History of Delhi
Calcutta was the capital of India until 1911 during the
British Raj. However, Delhi had served as the political and
financial centre of several empires of
medieval India, most notably of the
Mughal Empire. During the early 1900s, a proposal was made to
the British administration to shift the capital of the Indian
Empire from Calcutta to Delhi. Unlike Calcutta, which was located
on the eastern coast of India, Delhi was located in northern India
Government of British India felt that it would be easier to
administer India from Delhi rather than from Calcutta.
George V, the then
Emperor of India, made the announcement the capital of the Raj
was to be shifted from
Calcutta to Delhi.
Delhi was laid out to the south of the Old City which was
constructed by Mughal Emperor
Shah Jahan. However, New Delhi overlays the site of
seven ancient cities and hence includes many historic
monuments like the
Jantar Mantar and the Lodhi Gardens.
of New Delhi was planned by
Edwin Lutyens, a leading 20th century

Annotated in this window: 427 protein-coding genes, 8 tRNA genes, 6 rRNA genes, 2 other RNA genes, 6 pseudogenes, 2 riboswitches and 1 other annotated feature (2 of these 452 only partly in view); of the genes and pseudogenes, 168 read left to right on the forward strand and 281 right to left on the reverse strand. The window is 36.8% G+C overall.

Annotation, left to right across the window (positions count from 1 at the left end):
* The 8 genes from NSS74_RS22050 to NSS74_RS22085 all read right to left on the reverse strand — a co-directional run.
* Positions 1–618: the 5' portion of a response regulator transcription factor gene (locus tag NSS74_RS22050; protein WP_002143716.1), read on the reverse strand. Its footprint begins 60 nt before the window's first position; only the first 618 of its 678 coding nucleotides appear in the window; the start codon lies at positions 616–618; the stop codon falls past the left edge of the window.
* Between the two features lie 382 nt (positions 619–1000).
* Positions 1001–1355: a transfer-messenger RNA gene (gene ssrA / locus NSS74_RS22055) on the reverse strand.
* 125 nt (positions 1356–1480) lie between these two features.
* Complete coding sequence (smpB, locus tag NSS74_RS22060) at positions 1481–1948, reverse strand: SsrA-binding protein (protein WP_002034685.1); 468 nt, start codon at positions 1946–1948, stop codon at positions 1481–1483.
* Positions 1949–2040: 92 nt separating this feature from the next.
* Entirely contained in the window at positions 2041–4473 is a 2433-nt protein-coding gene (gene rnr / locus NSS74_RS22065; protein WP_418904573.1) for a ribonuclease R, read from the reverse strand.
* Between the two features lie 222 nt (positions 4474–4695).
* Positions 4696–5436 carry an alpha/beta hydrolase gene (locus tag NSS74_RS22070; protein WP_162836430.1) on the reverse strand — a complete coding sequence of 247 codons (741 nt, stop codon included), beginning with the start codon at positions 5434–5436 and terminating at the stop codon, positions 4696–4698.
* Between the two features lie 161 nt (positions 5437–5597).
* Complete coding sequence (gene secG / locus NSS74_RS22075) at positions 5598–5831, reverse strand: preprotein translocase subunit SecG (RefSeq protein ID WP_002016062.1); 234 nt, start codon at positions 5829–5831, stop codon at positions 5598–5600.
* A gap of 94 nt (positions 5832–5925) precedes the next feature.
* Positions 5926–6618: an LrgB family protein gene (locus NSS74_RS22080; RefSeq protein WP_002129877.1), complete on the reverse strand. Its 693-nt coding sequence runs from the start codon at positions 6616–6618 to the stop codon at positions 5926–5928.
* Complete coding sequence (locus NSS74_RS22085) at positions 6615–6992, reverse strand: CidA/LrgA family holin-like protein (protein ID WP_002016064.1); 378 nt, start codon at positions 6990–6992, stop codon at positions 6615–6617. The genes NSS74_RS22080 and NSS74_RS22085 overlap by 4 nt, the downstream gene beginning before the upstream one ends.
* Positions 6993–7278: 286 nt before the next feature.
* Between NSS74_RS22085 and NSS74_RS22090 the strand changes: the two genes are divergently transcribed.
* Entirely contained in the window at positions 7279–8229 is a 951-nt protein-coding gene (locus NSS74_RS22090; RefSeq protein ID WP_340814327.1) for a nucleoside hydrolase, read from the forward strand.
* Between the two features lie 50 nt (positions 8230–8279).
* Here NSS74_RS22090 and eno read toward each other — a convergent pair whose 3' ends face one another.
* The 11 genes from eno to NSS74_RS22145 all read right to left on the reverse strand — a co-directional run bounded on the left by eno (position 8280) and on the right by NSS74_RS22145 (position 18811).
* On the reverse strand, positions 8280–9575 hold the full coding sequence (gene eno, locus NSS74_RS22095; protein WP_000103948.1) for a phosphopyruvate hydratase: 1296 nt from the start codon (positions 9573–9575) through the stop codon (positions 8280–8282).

British architect and it has been dubbed "Lutyens'
Delhi". Lutyens laid out the central administrative area of
the city as a testament to Britain's
imperial pretensions. At the heart of the city was the
Rashtrapati Bhawan (then known as Viceroy's House) which sat
Raisina Hill. The
Rajpath, also known as King's Way, stretched from the
India Gate to the Rashtrapati Bhawan.
The Secretariat which houses various ministries of the
Government of India, flanked out of the Rashtrapati Bhawan. The
Parliament House, designed by
Herbert Baker, is located at the Sansad Marg, which runs
parallel to the Rajpath.
India gained independence in 1947, a limited autonomy was
conferred to New Delhi and was administered by a Chief
Commissioner appointed by the
Government of India. In 1956, Delhi was converted into a
union territory and eventually the Chief Commissioner was
replaced by a Lieutenant Governor. The
Constitution (Sixty-ninth Amendment) Act, 1991 declared the
Union Territory of Delhi to be formally known as National Capital
Territory of Delhi.
A system of
diarchy was introduced under which the elected Government was
given wide powers, excluding law and order which remained with the
Central Government. The actual enforcement of the legislation came